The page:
The file system task is an extremely flexible task component in SSIS. It can operate on the file system not only by using file connections but also on the basis of variables! For our problem, we will leverage this flexibility of the File System task.

As can be seen from the screenshot below, my File System task has been configured as follows:

  • Source File Path is a variable
  • Destination File Path is a variable
  • File Operation type = “Rename File”

The “Rename File” operation renames the file specified by the old file path and renames it to the name specified by the new file path.

File System Task configuration using “Rename File” mode where input & output file names are supplied via variables

Once the package is executed, we can see that the files in the source folder are now updated as expected.

Source Folder with the File Names updated as expected

Source Folder with the File Names updated as expected

Further Reading

Until we meet next time,

Be courteous. Drive responsibly.

OLE DB Destination - Rows/Batch and Max. Insert Commit Size

#0393 – SQL Server – SSIS – OLE DB Destination – Table Fast Load – Rows per batch and Max. Insert Commit Size options


Developing SSIS packages is quite easy – it’s mostly drag and drop and some minor configuration. However, when it comes to tuning the package, one needs to understand the finer points of each task on the control flow. On each task, there are some options that help improving the performance of the data flow, whereas some others help regulate the quality of data being migrated.

The OLE DB Destination

I have been writing about the OLE DB destination in the last couple of posts. In order to load data as quickly into the destination as possible, the  OLE DB destination allows us to use a “Fast Load” mode. The “Fast Load” option allows the data team to configure various options that affect the speed of the data load:

  1. Keep Identity
  2. Keep NULLs
  3. Table Lock
  4. Check Constraints
  5. Rows per Batch
  6. Maximum Insert Commit Size

When we use the fast load options of the OLE DB destination, we are essentially using the BULK INSERT T-SQL command. This is the reason we get almost all the options of BULK INSERT in the OLE DB transformation. Today, I will take a look at the last two options which are the secret behind significantly improving the data load performance on a system with a slow I/O subsystem. These are “Rows per Batch” and “Maximum Insert Commit Size”.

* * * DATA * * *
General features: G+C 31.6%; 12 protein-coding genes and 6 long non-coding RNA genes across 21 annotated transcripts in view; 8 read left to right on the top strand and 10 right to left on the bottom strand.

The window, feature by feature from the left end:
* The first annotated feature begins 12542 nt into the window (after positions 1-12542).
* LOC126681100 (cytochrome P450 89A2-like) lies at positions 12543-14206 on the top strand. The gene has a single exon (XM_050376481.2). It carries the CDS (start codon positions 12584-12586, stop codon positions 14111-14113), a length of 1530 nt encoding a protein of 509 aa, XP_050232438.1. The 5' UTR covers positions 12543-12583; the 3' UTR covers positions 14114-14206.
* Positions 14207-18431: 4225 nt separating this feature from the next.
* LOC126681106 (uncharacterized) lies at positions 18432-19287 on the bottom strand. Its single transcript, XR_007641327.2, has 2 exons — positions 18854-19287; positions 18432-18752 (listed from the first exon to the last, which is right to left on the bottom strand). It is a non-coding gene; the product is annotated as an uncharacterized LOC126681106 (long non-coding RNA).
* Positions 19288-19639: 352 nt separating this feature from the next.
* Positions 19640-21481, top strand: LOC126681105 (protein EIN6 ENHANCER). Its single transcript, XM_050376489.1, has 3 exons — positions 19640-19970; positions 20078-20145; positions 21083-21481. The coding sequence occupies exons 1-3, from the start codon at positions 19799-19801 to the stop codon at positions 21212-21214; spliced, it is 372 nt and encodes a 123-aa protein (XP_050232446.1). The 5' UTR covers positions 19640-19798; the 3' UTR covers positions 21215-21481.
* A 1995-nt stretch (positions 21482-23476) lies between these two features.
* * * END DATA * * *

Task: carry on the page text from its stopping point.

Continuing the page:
My test instance is on my prime development environment and hence even the reasonably large load completes in a couple of minutes. However, on a slow I/O sub-system, the impact of these options will be much higher.

Creating the package with logging for comparing execution time

I have created a simple package that creates a table and inserts data into it. The table is identical to the [Sales].[SalesOrderDetail] table in the [AdventureWorks2014] sample database. The table creation script used in the Execute SQL task on the package is provided below:

USE [tempdb];
GO

IF OBJECT_ID('[dbo].[SalesOrderDetail]','U') IS NOT NULL
BEGIN
    DROP TABLE [dbo].[SalesOrderDetail];
END
GO

CREATE TABLE [dbo].[SalesOrderDetail]
   (
    [SalesOrderID]           [INT]              NOT NULL,
    [SalesOrderDetailID]     [INT]              NOT NULL,
    [CarrierTrackingNumber]  [NVARCHAR](25)         NULL,
    [OrderQty]               [SMALLINT]         NOT NULL,
    [ProductID]              [INT]              NOT NULL,
    [SpecialOfferID]         [INT]              NOT NULL,
    [UnitPrice]              [MONEY]            NOT NULL,
    [UnitPriceDiscount]      [MONEY]            NOT NULL 
                             CONSTRAINT [DF_sodUnitPriceDiscount]  DEFAULT ((0.0)),
    [LineTotal]              DECIMAL(38, 6),
    [rowguid]                [UNIQUEIDENTIFIER] NOT NULL,
    [ModifiedDate]           [DATETIME]         NOT NULL 
                             CONSTRAINT [DF_sodModifiedDate]  DEFAULT (GETDATE())
   ) ON [PRIMARY]
GO

Once the table is created, the package “flows” to the Data Flow Task. Inside the data flow, essentially I simply select about 35,181,930 records by using a CROSS JOIN between the [AdventureWorks2014].[Sales].[SalesOrderDetail] and [AdventureWorks2014].[HumanResources].[Employee] tables using an OLE DB source and pump it to the newly created target table via an OLE DB destination with the “Table Lock” option checked (default).

I then configure logging on the package to log the package activity for the Data Flow Task for the OnError, OnPreExecute and OnPostExecute events (Configuring package logging is out of scope for this blog post).

The script used in the OLEDB source is presented here:

SELECT sod.SalesOrderID,
       sod.SalesOrderDetailID,
       sod.CarrierTrackingNumber,
       sod.OrderQty,
       sod.ProductID,
       sod.SpecialOfferID,
       sod.UnitPrice,
       sod.UnitPriceDiscount,
       sod.LineTotal,
       sod.rowguid,
       sod.ModifiedDate
FROM Sales.SalesOrderDetail AS sod
CROSS JOIN HumanResources.Employee AS hre;
GO

Screenshots showing the package configuration described above are shown below.

OLEDB Destination - Package Overview to test Rows/Batch and Max. Insert Commit Size

OLEDB Destination – Package Overview to test Rows/Batch and Max. Insert Commit Size

Please note that between each run, the data buffers were cleaned and procedure cache was cleared out to get a “cold” state performance of the database engine.